Inflammasome activation

In order to stimulate the production of pro-IL-1β, cells were pre-treated with LPS 1µg/mL for 3h and the NLRP3 inflammasome was then activated with 2mM ATP for 1h or with MSU crystals (250µg/mL) for 6h. The AIM2 inflammasome was activated by the transfection of 0.5µg of poly-dA:dT using the Lipofectamine 3000 kit, the medium was collected 8h after transfection. After each activation, the supernatants were collected, centrifuged at 2000g 5min 4°C to get rid of the cell debris and the supernatants were harvested in new tubes, all samples were kept a -80°C.

Inhibitors

The CRT0066101 inhibitor (available from Tocris bioscience) was used in vitro at a dose of 10µM and introduced in the culture medium 1h prior to LPS priming and kept at this concentration all along the activation. 0.1 % DMSO was used as control.

Statistics

Following normality tests (Kolmogorov-Smirnov and Shapiro-Wilk), data were analyzed with a Mann-Whitney test (two-tailed unpaired) to compare two independent groups using GraphPad 5.01 software. A probability (p) value of < 0.05 was considered significant. *p < 0.05, **p < 0.01, ***p < 0.001.

Results

Subcutaneous injection of MSU crystals in mice recapitulates human gouty arthritis

To investigate molecular and cellular relationships that participate in gouty arthritis, we used a mouse model in which MSU crystals are injected subcutaneously (s.c) on the dorsal face of hind paws [11, 19]. As seen in Supplementary Fig. 1 A-B, mice subjected to this protocol develop an oedema, which can reach the ankle area within 24h (acute phase). However, the inflammation gradually decreases after seven days (168h) and MSU crystals can be visible under the skin as tophi-like structures. Magnetic resonance imaging (MRI, panel C) of MSU-injected paws revealed tenosynovitis, subcutaneous oedema and crystal deposits which were absent in PBS-injected contralateral paws. These manifestations correlated with peak production of mature (17 kDa) IL-1β at 24h post MSU crystal injection (p.i) (Panel D). Of note, paw thickness, as well as inflammatory score (which depends on both redness and swelling) were significantly reduced when mice were treated with colchicine, the standard of care for human gout (Supplementary Fig. 2A-D). Increased body temperature, reflecting the systemic effects of MSU injection, was also impacted by colchicine therapy. Furthermore, this model was responsive to the IL-1 receptor antagonist Anakinra (Supplementary Fig. 2E-F), at least during the initial phase of the disease (which probably reflects its limited half-life [20]), but not to the TNF-α blocker Etanercept (Supplementary Fig. 2G-H). Because of this partial receptor-mediated IL-1β inhibition, we performed MSU-induced acute inflammation in Il-1β KO animals and observed a major reduction of paw swelling and clinical scores (Supplementary Fig 3A-B), concomitantly with a drastic decrease of tissue IL-6 and Myeloperoxydase (MPO, Supplementary Fig. 3 C-E). On the contrary, MSU-injected Il-1α KO mice exhibited only limited reduction in tissue IL-1β and MPO, with clinical symptoms of joint inflammation similar to wild types. Altogether, these data ascertained the s.c injection of MSU crystals in mice as an acute uratic inflammation model, highly dependent on massive IL-1β secretion, which appears to mimic human gout.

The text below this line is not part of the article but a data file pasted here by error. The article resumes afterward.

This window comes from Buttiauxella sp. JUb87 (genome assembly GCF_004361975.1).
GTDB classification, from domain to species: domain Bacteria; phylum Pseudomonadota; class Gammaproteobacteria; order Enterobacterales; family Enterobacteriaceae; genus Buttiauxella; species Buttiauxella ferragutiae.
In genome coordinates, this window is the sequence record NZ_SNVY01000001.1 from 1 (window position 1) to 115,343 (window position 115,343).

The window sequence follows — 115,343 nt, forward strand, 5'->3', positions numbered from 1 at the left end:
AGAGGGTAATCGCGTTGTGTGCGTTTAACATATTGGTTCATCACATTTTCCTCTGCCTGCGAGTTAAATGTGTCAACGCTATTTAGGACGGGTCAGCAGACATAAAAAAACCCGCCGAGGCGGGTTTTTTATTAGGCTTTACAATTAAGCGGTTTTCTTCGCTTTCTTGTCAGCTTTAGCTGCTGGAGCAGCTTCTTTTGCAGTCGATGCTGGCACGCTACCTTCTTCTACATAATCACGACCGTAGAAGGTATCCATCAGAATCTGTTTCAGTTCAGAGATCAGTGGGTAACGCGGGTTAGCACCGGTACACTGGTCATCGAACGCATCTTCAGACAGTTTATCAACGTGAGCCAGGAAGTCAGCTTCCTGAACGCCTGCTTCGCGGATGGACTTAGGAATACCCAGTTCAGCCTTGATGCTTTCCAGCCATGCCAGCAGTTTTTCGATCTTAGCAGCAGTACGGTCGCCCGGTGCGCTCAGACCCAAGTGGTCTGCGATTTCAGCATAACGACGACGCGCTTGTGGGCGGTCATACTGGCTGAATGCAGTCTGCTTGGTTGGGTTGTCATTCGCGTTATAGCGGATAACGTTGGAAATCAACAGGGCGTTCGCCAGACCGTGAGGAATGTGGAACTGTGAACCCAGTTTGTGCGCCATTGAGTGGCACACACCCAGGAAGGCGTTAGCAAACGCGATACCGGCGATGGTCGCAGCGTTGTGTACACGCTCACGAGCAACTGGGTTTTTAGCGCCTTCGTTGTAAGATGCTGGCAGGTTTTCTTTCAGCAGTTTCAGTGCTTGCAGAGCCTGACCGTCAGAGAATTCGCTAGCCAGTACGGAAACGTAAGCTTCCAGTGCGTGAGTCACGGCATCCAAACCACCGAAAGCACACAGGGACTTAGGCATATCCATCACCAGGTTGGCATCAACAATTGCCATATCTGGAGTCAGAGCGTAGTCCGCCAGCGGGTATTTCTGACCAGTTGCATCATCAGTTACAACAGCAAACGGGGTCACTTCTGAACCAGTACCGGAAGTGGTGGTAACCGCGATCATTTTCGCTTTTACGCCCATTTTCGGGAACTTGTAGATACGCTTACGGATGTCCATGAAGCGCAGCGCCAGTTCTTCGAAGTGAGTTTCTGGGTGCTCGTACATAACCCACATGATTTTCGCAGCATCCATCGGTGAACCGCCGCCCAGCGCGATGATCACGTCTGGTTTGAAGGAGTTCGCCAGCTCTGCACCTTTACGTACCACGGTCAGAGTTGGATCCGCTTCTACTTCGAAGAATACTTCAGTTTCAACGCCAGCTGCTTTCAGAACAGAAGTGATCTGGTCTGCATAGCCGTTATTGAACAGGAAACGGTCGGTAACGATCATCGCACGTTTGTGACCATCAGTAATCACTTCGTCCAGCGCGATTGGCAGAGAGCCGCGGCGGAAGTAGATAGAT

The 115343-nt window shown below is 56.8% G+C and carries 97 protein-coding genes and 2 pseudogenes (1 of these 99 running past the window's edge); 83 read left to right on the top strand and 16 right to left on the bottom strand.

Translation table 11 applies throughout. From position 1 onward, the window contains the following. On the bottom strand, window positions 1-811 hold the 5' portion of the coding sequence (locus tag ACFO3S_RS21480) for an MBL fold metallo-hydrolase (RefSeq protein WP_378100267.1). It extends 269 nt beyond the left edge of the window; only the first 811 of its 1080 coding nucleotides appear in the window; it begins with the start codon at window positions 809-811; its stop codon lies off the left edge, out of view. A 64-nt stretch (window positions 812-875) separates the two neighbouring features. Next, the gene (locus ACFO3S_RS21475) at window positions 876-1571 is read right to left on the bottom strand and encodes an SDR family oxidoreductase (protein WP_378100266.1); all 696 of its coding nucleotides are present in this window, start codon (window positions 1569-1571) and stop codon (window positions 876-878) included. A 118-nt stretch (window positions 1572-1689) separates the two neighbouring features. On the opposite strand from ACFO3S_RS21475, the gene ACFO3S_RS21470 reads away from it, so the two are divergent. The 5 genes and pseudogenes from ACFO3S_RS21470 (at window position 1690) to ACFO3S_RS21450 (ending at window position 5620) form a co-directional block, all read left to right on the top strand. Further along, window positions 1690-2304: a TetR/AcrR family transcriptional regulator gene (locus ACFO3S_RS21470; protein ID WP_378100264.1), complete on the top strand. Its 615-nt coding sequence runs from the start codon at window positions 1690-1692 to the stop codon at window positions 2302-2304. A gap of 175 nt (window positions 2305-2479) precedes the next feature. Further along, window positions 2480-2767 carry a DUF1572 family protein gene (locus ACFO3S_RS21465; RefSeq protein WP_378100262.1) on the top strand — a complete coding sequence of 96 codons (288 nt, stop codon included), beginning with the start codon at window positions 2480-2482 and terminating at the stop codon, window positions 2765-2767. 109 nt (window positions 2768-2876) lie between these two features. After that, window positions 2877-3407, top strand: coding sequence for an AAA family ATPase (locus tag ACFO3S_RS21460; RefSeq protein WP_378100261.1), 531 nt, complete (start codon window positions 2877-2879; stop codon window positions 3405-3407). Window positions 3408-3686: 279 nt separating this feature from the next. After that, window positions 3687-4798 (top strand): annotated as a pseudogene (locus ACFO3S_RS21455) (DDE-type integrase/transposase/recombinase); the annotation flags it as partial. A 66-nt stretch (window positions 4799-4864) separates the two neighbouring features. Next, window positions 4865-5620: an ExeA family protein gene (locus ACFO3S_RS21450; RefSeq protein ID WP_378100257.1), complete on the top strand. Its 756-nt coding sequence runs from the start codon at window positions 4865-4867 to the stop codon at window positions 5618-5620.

The PKD - NLRP3 axis is dispensable for acute uratic inflammation in mice

NLRP3 is described as a sensor of MSU crystals in macrophages [8] and considered a major player in the development of gout in various in vivo models [21, 22]. However, this dogma regarding the central role of NLRP3 in gout has been challenged [23, 24], although IL-1β remains a crucial cytokine in the development of the disease. In our model, Nlrp3-deficient mice exhibited similar joint swelling and clinical score compared with littermate controls (Fig. 1 A, B), despite showing reduced fever 24 h after MSU challenge (Panel C). We therefore checked IL-1β expression in our model. Both pro and mature forms were similarly detected by Western blot in the paws of mutant and wild type mice during the acute phase (24h) after MSU injection (Fig. 1D). Accordingly, quantification of IL-1β by tissue ELISA (which detects both pro and mature forms) showed equivalent amounts in paws from MSU-stimulated Nlrp3 mutants and controls 24h post MSU injection (Fig. 1E). Finally, myeloperoxidase quantification revealed similar neutrophil infiltration in the paws of Nlrp3 -/- and wild type animals following MSU injection (Fig. 1F). Similar results were obtained following pharmacological (using CRT0066101) inhibition of Protein Kinase D (PKD), an essential component enabling NLRP3 inflammasome activation [25] (Supplementary Fig. 4 A-E). To check the validity of the genetic and pharmacological inhibition of NLRP3, we performed several in vitro experiments. In line with published reports [8, 25], macrophages and neutrophils harvested from Nlrp3 -/- mice or wild type cells treated with CRT0066101 failed to secrete IL-1β upon MSU or ATP stimulation following LPS priming (Supplementary Fig 5 A, B), while TNF-α and IL-6 secretion remained unaffected (Supplementary Fig. 5C). We also noted that neutrophils, as opposed to macrophages, appeared unresponsive to a corpuscular trigger (e.g. MSU crystals) compared to a soluble one (such as ATP) for NLRP3-dependent IL-1β production, a feature that has been observed by others [26].